How Brain Science Can Inform Interventions
Therapists often get shaken and lose confidence in their approach when a client’s trauma response edges into seemingly uncontrollable extremes of rage, panic, or suicidal desperation. This workshop provides an essential road map for treating relational trauma cases through a detailed exploration of the neurobiological processes of hyperarousal and parasympathetic withdrawal underlying extreme symptoms. You’ll discover:
- How to stay clear and calm while working with clients in extreme states
- The difference between a compassionate and empathic response, and how each can either benefit or escalate you client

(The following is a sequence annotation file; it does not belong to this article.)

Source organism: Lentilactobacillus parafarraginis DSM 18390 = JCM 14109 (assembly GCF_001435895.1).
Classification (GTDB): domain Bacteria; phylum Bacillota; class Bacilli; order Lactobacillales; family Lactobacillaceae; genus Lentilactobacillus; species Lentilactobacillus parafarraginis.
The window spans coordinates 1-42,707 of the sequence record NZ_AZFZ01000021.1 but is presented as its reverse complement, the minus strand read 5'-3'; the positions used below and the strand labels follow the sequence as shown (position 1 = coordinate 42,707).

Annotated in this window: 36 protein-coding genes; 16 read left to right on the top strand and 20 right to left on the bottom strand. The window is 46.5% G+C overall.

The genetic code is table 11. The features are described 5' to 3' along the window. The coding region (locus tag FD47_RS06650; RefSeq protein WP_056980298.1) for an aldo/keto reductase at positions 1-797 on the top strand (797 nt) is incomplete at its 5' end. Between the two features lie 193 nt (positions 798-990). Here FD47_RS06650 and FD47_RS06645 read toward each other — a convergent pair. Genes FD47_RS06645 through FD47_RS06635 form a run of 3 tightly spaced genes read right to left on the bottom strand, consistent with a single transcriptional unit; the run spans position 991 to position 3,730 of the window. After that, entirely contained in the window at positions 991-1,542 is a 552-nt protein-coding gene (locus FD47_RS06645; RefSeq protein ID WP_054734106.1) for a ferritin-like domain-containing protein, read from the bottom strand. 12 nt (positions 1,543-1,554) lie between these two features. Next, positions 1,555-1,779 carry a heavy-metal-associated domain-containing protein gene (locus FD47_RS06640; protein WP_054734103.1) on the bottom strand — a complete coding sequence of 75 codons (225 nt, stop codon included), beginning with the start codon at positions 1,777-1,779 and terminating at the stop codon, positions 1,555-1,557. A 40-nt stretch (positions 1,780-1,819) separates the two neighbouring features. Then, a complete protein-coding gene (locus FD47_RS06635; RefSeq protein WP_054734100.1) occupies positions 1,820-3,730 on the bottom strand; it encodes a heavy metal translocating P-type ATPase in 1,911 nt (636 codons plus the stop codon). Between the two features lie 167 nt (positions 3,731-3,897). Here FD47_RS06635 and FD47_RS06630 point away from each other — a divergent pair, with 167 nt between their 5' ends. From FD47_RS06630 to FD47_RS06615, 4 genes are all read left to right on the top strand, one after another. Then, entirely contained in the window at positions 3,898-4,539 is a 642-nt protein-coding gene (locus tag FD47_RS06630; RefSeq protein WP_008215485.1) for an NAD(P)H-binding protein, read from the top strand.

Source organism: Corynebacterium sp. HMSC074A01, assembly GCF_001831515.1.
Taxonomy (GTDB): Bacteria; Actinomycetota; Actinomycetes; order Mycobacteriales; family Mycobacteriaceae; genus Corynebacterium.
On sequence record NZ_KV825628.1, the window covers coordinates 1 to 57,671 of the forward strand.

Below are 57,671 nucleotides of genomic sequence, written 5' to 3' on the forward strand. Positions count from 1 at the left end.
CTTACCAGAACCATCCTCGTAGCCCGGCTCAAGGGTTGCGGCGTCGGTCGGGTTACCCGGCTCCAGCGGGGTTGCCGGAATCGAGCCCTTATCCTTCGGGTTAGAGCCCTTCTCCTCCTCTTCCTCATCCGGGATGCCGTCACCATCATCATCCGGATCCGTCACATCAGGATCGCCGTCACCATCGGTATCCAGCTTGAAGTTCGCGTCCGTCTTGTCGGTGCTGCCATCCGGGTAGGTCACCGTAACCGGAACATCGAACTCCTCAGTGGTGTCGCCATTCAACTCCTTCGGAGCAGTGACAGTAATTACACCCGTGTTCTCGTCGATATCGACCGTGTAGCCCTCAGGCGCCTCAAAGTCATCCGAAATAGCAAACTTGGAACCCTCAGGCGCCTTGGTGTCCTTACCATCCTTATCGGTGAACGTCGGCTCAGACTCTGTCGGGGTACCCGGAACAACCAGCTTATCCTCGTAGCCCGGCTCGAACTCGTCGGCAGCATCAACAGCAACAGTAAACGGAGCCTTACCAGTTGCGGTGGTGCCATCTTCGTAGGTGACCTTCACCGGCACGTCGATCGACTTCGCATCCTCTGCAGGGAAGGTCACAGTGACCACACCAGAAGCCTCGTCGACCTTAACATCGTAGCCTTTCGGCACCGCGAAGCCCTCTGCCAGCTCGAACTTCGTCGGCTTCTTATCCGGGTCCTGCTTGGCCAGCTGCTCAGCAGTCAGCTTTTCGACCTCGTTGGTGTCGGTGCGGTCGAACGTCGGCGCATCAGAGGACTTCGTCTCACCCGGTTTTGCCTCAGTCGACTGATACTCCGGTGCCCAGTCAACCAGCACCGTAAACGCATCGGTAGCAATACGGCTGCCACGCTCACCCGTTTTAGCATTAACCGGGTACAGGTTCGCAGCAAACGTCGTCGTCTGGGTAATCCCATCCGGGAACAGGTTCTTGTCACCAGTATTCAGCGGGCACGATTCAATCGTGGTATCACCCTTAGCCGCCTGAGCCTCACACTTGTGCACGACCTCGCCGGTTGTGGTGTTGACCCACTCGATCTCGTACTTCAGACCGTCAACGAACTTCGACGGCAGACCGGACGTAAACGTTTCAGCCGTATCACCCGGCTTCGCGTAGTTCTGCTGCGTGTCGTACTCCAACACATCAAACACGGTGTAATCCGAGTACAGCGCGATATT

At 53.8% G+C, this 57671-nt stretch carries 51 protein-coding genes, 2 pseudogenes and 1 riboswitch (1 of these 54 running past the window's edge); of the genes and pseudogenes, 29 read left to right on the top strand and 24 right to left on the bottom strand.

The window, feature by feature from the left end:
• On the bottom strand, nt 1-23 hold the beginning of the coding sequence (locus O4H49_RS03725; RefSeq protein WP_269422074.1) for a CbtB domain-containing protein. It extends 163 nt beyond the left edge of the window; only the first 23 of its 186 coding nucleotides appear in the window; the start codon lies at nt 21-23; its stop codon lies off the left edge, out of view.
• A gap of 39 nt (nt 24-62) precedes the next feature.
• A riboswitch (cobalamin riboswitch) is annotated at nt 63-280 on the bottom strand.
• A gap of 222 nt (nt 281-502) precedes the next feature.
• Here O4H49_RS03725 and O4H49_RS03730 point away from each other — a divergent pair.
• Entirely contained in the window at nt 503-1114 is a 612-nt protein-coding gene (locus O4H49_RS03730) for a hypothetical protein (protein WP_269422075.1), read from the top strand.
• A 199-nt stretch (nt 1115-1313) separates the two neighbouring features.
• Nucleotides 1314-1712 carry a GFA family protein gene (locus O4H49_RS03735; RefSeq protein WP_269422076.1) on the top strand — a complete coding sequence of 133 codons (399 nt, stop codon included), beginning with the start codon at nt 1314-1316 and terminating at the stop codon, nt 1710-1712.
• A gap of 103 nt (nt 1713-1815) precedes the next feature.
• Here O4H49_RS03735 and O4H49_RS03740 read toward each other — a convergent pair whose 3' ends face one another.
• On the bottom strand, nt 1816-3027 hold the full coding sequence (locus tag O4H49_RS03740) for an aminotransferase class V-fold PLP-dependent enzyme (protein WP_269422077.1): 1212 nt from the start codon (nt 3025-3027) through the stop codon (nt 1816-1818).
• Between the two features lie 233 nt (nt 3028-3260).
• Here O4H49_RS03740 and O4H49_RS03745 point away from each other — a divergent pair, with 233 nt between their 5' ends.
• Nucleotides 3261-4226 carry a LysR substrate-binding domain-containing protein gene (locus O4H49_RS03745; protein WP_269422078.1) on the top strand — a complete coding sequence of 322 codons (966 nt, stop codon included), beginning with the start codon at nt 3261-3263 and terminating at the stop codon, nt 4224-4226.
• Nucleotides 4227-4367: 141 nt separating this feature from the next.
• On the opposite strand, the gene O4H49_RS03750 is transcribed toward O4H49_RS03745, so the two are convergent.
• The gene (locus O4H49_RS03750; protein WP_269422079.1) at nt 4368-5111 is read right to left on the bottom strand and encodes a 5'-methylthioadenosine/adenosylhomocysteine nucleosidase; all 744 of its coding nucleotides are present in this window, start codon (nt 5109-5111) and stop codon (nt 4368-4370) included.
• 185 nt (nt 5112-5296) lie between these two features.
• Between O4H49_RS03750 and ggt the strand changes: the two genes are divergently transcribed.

- When it’s necessary to take over, be the “auxiliary brain” for your client, and work top-down, with the mind first, emotions next, and body sensations last
- When it’s best to slow down, hand over control, and work with the body
Frank Anderson, MD, is a psychiatrist as well as a psychotherapist. He’s the executive director of the Foundation for Self Leadership and a supervisor at the Trauma Center at Justice Resource Institute.